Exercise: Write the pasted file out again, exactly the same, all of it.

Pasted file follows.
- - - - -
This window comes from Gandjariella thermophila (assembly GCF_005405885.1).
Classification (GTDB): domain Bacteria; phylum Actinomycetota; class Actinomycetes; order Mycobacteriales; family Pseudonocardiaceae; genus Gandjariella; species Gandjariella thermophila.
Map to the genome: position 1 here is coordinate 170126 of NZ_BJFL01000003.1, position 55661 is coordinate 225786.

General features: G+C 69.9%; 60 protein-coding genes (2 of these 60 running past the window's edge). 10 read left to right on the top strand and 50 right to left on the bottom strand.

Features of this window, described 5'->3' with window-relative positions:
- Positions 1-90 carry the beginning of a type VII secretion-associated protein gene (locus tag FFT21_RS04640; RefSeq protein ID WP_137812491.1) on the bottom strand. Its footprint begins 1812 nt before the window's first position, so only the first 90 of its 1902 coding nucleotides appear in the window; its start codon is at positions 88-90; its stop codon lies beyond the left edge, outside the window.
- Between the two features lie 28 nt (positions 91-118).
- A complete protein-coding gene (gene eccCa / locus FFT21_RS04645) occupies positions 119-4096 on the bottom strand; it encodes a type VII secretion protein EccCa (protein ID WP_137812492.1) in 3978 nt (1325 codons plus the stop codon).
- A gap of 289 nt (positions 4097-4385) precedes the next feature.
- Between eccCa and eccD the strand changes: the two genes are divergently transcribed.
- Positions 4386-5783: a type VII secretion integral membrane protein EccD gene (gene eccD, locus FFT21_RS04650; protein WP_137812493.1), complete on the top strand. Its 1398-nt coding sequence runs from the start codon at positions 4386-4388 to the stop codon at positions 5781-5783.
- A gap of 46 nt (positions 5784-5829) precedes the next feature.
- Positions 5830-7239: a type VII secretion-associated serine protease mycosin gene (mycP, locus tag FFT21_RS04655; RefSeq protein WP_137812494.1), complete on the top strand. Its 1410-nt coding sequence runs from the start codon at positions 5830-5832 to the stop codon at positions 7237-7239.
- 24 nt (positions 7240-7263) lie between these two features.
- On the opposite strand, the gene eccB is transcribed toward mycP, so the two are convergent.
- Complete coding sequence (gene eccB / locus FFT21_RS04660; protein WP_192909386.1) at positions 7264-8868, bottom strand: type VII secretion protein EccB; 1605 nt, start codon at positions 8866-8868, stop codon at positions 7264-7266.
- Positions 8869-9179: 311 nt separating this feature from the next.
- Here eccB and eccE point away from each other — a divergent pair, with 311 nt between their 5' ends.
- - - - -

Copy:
This window comes from Gandjariella thermophila (assembly GCF_005405885.1).
Classification (GTDB): domain Bacteria; phylum Actinomycetota; class Actinomycetes; order Mycobacteriales; family Pseudonocardiaceae; genus Gandjariella; species Gandjariella thermophila.
Map to the genome: position 1 here is coordinate 170126 of NZ_BJFL01000003.1, position 55661 is coordinate 225786.

General features: G+C 69.9%; 60 protein-coding genes (2 of these 60 running past the window's edge). 10 read left to right on the top strand and 50 right to left on the bottom strand.

Features of this window, described 5'->3' with window-relative positions:
- Positions 1-90 carry the beginning of a type VII secretion-associated protein gene (locus tag FFT21_RS04640; RefSeq protein ID WP_137812491.1) on the bottom strand. Its footprint begins 1812 nt before the window's first position, so only the first 90 of its 1902 coding nucleotides appear in the window; its start codon is at positions 88-90; its stop codon lies beyond the left edge, outside the window.
- Between the two features lie 28 nt (positions 91-118).
- A complete protein-coding gene (gene eccCa / locus FFT21_RS04645) occupies positions 119-4096 on the bottom strand; it encodes a type VII secretion protein EccCa (protein ID WP_137812492.1) in 3978 nt (1325 codons plus the stop codon).
- A gap of 289 nt (positions 4097-4385) precedes the next feature.
- Between eccCa and eccD the strand changes: the two genes are divergently transcribed.
- Positions 4386-5783: a type VII secretion integral membrane protein EccD gene (gene eccD, locus FFT21_RS04650; protein WP_137812493.1), complete on the top strand. Its 1398-nt coding sequence runs from the start codon at positions 4386-4388 to the stop codon at positions 5781-5783.
- A gap of 46 nt (positions 5784-5829) precedes the next feature.
- Positions 5830-7239: a type VII secretion-associated serine protease mycosin gene (mycP, locus tag FFT21_RS04655; RefSeq protein WP_137812494.1), complete on the top strand. Its 1410-nt coding sequence runs from the start codon at positions 5830-5832 to the stop codon at positions 7237-7239.
- 24 nt (positions 7240-7263) lie between these two features.
- On the opposite strand, the gene eccB is transcribed toward mycP, so the two are convergent.
- Complete coding sequence (gene eccB / locus FFT21_RS04660; protein WP_192909386.1) at positions 7264-8868, bottom strand: type VII secretion protein EccB; 1605 nt, start codon at positions 8866-8868, stop codon at positions 7264-7266.
- Positions 8869-9179: 311 nt separating this feature from the next.
- Here eccB and eccE point away from each other — a divergent pair, with 311 nt between their 5' ends.